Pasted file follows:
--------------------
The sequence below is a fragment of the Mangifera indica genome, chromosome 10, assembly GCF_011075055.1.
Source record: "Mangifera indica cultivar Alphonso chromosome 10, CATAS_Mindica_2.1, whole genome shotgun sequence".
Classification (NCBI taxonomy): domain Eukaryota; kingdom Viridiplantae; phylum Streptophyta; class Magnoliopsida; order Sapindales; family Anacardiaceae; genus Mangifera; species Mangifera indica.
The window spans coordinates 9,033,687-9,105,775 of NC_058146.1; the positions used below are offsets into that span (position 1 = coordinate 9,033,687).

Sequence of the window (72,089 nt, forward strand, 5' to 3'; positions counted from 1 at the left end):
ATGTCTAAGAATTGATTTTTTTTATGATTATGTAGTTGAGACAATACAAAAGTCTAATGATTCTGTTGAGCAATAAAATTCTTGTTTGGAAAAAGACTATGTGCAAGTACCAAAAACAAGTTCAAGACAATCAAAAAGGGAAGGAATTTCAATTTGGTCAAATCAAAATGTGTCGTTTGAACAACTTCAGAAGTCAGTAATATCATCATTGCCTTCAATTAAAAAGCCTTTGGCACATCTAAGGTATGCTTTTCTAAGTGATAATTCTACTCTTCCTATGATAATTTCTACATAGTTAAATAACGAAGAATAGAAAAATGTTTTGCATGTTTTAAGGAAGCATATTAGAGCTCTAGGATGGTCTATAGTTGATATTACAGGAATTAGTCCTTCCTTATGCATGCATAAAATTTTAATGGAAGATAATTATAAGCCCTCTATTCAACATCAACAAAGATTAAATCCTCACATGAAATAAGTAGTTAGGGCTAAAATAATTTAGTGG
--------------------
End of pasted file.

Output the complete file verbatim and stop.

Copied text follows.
The sequence below is a fragment of the Mangifera indica genome, chromosome 10, assembly GCF_011075055.1.
Source record: "Mangifera indica cultivar Alphonso chromosome 10, CATAS_Mindica_2.1, whole genome shotgun sequence".
Classification (NCBI taxonomy): domain Eukaryota; kingdom Viridiplantae; phylum Streptophyta; class Magnoliopsida; order Sapindales; family Anacardiaceae; genus Mangifera; species Mangifera indica.
The window spans coordinates 9,033,687-9,105,775 of NC_058146.1; the positions used below are offsets into that span (position 1 = coordinate 9,033,687).

Sequence of the window (72,089 nt, forward strand, 5' to 3'; positions counted from 1 at the left end):
ATGTCTAAGAATTGATTTTTTTTATGATTATGTAGTTGAGACAATACAAAAGTCTAATGATTCTGTTGAGCAATAAAATTCTTGTTTGGAAAAAGACTATGTGCAAGTACCAAAAACAAGTTCAAGACAATCAAAAAGGGAAGGAATTTCAATTTGGTCAAATCAAAATGTGTCGTTTGAACAACTTCAGAAGTCAGTAATATCATCATTGCCTTCAATTAAAAAGCCTTTGGCACATCTAAGGTATGCTTTTCTAAGTGATAATTCTACTCTTCCTATGATAATTTCTACATAGTTAAATAACGAAGAATAGAAAAATGTTTTGCATGTTTTAAGGAAGCATATTAGAGCTCTAGGATGGTCTATAGTTGATATTACAGGAATTAGTCCTTCCTTATGCATGCATAAAATTTTAATGGAAGATAATTATAAGCCCTCTATTCAACATCAACAAAGATTAAATCCTCACATGAAATAAGTAGTTAGGGCTAAAATAATTTAGTGG